ELDR adopted their election manifesto already in October in their Congress in Stockholm. It was an excellent move to have the Congress half a year before the other European parties and it provided a great opportunity to put forward new ideas and to show political leadership. But then somewhere along the road this opportunity was lost – 6 month later there is still no liberal candidate for the Commission from the third largest group in the European Parliament. Instead they have nominated a candidate for the President of the European Parliament – a position that does not even come close to the executive power the Commission president has.
Barosso is still standing strong – not only backed up by his political group EPP but also by several socialist prime ministers around Europe as Socrates, Zapatero and Brown. The Socialists have obviously not been up for the job to nominate a contra candidate – both at their Congress and at their Campaign launch we asked them for one but they failed to produce neither a candidate nor an argument why not to put one forward.
The Greens made an interesting move in supporting a non existing socialist candidate at their Congress recently and as first party they show an interest in making the appointment of the Commission President influenced by the European elections. This would for sure increase the chances of removing Barroso IF the Socialists nominated their candidate but the question is how much it contributes to making Europe more democratic? Thinking one step ahead, in 5 or 10 years time when hopefully the Commission has undergone some democratic reforms, do we really want to go in the direction where the option is only conservative or socialist? Coalitions are common and in my opinion very healthy for a democracy – but a coalition is usually a combination of several party programs and minister posts where me as a voter can influence how much green, red or blue should be in there. A coalition should be politically more of a Matisse collage then a Klein one-color painting and that is why wee need all of Europe’s parties and voter to claim their right to ad their color.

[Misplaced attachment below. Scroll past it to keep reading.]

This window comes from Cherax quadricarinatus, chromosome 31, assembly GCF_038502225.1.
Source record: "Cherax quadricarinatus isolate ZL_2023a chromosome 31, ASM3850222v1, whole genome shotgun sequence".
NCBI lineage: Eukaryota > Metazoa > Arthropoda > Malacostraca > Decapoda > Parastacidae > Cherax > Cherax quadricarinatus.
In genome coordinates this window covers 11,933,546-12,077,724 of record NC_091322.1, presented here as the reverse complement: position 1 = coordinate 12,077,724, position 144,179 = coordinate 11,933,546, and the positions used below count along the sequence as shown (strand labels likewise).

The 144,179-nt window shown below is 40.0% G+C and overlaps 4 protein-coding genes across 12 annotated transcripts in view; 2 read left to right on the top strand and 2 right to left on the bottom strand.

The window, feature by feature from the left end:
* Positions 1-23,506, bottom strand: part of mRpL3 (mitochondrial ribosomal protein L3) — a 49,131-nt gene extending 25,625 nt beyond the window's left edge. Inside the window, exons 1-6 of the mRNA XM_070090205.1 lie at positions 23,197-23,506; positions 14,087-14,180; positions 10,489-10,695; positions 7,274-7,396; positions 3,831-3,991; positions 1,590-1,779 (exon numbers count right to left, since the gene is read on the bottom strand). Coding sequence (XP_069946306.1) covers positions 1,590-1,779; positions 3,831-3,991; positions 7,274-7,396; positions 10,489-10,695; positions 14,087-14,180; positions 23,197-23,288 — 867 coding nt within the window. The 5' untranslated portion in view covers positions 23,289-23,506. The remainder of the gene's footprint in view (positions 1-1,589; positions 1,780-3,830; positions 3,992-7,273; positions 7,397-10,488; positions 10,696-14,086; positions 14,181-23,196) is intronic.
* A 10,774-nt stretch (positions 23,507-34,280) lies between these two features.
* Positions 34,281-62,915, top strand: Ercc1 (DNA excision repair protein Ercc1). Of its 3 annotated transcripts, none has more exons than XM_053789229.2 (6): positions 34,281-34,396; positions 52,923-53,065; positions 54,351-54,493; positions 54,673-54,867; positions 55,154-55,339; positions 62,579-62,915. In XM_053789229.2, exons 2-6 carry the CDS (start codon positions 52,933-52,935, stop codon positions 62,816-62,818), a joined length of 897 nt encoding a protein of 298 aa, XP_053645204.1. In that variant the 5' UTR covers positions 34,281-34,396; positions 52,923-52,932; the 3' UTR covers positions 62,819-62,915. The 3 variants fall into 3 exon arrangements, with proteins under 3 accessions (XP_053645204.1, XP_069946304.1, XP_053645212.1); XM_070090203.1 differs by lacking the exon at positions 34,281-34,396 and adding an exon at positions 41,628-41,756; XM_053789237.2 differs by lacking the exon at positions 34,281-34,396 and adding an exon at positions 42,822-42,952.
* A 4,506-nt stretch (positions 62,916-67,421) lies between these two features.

If one prefers a “quick fix” to the Barroso problem the support of a Socialist candidate by the smaller parties might indeed be a good option. But even here we run in to a problem as the matter of fact remains that there IS no socialist candidate. And exactly because this failure of PES to nominate a candidate there is actually a unique space for the smaller parties to do so. The liberals, as the 3rd largest group, have a unique chance to show courageous leadership to make Europe more transparent and democratic by nominating their candidate and to push the other parties to also nominate their candidates.
But the liberals do not seem interested to show leadership. The liberals are instead strategically avoiding to put forward a candidate that would later damage their credibility by “losing” the election. But in a situation where the citizens are losing faith in the political establishment, accusing EU for being undemocratic and where only 1/3 of Europeans plan to vote, we need brave and daring moves from the parties rather than a chicken play. By choosing not to nominate their candidate there is no other conclusion to be made by the voters then that the Liberals, just as the Socialists, seems to support conservative Barroso. Europe’s parties seems to be colorblind!
I want to be able to influence who has the highest political position in Europe to start with and in the long run influence the entire political collage sitting in the Commission. For this we need one party to take a lead by nominating their candidate – a role non of the parties seem prepared to take. I remain as confused as ever on who to vote for with socialist supporting a conservative, Greens preferring a socialist and Liberals seemingly supporting a political vacuum.